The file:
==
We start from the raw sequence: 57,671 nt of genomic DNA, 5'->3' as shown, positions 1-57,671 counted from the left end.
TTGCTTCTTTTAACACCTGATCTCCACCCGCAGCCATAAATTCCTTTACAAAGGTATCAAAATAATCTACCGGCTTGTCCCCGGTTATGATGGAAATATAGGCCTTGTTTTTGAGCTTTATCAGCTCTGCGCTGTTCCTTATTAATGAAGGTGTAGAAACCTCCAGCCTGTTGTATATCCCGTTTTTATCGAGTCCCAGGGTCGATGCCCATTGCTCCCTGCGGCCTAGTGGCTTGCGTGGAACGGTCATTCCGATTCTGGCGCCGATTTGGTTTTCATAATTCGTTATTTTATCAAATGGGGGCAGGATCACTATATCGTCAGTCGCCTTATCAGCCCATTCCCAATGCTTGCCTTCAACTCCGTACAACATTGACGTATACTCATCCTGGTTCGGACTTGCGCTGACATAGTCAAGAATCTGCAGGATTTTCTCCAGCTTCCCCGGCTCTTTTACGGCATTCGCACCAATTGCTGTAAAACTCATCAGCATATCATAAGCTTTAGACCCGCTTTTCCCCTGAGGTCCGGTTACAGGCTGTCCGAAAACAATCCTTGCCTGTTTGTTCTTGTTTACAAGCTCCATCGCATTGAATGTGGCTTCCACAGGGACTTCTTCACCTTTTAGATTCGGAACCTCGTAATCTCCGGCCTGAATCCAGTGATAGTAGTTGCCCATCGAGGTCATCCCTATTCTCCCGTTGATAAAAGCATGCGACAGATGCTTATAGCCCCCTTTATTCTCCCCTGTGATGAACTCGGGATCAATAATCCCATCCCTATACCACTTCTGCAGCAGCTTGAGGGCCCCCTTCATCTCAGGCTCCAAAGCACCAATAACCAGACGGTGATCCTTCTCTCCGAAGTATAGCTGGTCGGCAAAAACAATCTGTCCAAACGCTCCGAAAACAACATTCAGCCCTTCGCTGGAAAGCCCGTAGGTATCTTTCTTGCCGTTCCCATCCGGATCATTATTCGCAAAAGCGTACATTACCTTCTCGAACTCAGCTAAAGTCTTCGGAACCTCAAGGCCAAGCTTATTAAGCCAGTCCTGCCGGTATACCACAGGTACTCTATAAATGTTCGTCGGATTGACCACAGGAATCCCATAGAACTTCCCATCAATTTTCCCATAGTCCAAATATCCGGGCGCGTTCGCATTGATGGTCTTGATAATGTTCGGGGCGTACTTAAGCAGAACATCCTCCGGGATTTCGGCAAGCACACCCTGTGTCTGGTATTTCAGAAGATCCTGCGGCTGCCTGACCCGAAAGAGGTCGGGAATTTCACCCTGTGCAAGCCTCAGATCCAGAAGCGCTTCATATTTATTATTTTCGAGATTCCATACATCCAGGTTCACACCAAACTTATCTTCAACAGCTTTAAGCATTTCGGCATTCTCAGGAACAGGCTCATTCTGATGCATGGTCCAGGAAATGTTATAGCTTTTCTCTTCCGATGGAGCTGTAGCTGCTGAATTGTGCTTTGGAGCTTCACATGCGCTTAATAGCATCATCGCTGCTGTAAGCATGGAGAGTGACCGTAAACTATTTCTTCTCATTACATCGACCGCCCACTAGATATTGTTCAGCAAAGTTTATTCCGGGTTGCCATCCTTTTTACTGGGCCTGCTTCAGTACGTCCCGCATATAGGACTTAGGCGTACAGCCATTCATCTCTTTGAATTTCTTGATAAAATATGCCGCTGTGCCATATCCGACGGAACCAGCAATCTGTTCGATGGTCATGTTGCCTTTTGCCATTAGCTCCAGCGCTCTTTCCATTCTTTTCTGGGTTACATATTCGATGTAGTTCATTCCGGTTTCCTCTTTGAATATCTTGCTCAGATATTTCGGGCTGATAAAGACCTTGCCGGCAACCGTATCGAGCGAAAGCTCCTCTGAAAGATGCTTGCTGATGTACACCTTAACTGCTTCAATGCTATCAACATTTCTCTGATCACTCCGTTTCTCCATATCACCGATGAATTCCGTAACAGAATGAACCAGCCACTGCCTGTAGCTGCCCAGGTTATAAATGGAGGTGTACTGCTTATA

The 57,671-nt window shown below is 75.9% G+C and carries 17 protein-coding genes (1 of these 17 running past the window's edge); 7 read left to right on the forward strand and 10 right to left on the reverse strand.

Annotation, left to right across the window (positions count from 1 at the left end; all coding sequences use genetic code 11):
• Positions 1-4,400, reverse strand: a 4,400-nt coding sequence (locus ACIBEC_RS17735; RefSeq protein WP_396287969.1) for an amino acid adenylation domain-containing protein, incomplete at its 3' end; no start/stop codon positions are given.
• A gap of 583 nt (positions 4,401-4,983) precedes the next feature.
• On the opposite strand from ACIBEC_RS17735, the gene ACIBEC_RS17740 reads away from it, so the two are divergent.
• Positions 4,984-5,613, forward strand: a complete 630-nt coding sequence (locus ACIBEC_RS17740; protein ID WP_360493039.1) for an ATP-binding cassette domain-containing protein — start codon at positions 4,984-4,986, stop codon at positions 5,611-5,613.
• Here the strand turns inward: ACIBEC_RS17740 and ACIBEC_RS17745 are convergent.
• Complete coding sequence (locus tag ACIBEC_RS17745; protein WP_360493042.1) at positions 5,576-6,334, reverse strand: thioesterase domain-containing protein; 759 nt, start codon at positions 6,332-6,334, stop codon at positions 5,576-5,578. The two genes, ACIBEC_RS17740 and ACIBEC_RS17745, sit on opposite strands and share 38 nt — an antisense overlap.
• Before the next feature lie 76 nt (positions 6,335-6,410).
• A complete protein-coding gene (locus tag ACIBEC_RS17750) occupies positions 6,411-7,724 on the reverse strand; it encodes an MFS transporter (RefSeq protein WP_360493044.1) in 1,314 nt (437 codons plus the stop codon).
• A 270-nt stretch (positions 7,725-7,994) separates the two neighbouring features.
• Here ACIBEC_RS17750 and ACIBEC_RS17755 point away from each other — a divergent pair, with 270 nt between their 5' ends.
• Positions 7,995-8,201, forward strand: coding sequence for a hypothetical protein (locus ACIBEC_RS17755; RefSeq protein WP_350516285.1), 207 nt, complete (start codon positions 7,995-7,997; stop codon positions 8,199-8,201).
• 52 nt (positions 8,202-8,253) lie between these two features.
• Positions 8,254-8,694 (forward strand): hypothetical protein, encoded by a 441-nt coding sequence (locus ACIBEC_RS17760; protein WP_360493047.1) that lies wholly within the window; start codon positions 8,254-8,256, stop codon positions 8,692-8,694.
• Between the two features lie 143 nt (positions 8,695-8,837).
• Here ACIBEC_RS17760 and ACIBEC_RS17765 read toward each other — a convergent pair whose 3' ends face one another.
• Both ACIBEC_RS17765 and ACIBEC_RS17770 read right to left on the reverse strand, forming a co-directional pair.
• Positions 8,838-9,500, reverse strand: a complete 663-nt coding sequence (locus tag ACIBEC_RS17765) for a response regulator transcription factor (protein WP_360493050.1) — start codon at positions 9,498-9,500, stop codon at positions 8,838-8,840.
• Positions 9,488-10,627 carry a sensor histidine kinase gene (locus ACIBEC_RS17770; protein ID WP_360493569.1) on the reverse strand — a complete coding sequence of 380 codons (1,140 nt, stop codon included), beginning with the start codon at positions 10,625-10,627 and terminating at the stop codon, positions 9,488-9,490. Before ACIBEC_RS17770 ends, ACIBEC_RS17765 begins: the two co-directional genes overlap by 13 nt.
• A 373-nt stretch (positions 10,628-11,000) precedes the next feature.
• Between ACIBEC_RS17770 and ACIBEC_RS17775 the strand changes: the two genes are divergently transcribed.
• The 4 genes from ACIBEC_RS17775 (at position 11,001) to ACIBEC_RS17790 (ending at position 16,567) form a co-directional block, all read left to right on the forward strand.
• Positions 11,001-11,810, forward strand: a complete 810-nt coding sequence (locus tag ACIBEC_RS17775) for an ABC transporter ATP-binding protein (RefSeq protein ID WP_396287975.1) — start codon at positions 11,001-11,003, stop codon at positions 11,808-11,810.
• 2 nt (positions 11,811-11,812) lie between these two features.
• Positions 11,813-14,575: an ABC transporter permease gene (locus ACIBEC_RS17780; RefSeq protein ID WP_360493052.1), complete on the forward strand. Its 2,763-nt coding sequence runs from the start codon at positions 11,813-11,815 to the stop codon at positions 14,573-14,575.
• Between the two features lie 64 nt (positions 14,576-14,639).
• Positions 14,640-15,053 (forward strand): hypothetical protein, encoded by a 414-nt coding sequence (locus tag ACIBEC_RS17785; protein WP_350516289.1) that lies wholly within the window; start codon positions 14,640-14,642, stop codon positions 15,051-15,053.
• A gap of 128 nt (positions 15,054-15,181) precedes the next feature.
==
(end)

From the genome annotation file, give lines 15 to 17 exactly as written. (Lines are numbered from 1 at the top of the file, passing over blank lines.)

• Positions 7,995-8,201, forward strand: coding sequence for a hypothetical protein (locus ACIBEC_RS17755; RefSeq protein WP_350516285.1), 207 nt, complete (start codon positions 7,995-7,997; stop codon positions 8,199-8,201).
• 52 nt (positions 8,202-8,253) lie between these two features.
• Positions 8,254-8,694 (forward strand): hypothetical protein, encoded by a 441-nt coding sequence (locus ACIBEC_RS17760; protein WP_360493047.1) that lies wholly within the window; start codon positions 8,254-8,256, stop codon positions 8,692-8,694.